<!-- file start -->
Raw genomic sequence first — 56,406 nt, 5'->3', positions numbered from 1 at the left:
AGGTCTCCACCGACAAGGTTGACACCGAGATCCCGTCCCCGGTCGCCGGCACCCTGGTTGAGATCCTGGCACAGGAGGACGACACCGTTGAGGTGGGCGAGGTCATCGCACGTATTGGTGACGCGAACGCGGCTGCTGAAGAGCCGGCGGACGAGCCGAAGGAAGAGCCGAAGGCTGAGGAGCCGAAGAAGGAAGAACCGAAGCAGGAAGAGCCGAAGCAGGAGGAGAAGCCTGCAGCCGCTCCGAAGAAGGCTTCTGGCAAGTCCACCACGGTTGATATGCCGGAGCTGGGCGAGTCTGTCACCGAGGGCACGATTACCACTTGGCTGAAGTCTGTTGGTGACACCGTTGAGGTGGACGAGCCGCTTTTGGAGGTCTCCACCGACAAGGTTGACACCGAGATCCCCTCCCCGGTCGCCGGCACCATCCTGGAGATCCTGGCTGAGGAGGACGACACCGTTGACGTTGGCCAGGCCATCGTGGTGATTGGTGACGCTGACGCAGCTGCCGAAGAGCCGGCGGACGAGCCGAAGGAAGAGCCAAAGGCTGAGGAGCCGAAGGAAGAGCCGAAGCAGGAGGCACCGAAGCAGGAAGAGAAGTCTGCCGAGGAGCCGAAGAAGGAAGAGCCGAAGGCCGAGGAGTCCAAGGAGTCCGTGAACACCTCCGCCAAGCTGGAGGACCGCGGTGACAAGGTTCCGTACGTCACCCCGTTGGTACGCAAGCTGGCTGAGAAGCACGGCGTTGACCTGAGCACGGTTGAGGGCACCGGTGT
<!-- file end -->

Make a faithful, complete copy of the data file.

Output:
Raw genomic sequence first — 56,406 nt, 5'->3', positions numbered from 1 at the left:
AGGTCTCCACCGACAAGGTTGACACCGAGATCCCGTCCCCGGTCGCCGGCACCCTGGTTGAGATCCTGGCACAGGAGGACGACACCGTTGAGGTGGGCGAGGTCATCGCACGTATTGGTGACGCGAACGCGGCTGCTGAAGAGCCGGCGGACGAGCCGAAGGAAGAGCCGAAGGCTGAGGAGCCGAAGAAGGAAGAACCGAAGCAGGAAGAGCCGAAGCAGGAGGAGAAGCCTGCAGCCGCTCCGAAGAAGGCTTCTGGCAAGTCCACCACGGTTGATATGCCGGAGCTGGGCGAGTCTGTCACCGAGGGCACGATTACCACTTGGCTGAAGTCTGTTGGTGACACCGTTGAGGTGGACGAGCCGCTTTTGGAGGTCTCCACCGACAAGGTTGACACCGAGATCCCCTCCCCGGTCGCCGGCACCATCCTGGAGATCCTGGCTGAGGAGGACGACACCGTTGACGTTGGCCAGGCCATCGTGGTGATTGGTGACGCTGACGCAGCTGCCGAAGAGCCGGCGGACGAGCCGAAGGAAGAGCCAAAGGCTGAGGAGCCGAAGGAAGAGCCGAAGCAGGAGGCACCGAAGCAGGAAGAGAAGTCTGCCGAGGAGCCGAAGAAGGAAGAGCCGAAGGCCGAGGAGTCCAAGGAGTCCGTGAACACCTCCGCCAAGCTGGAGGACCGCGGTGACAAGGTTCCGTACGTCACCCCGTTGGTACGCAAGCTGGCTGAGAAGCACGGCGTTGACCTGAGCACGGTTGAGGGCACCGGTGT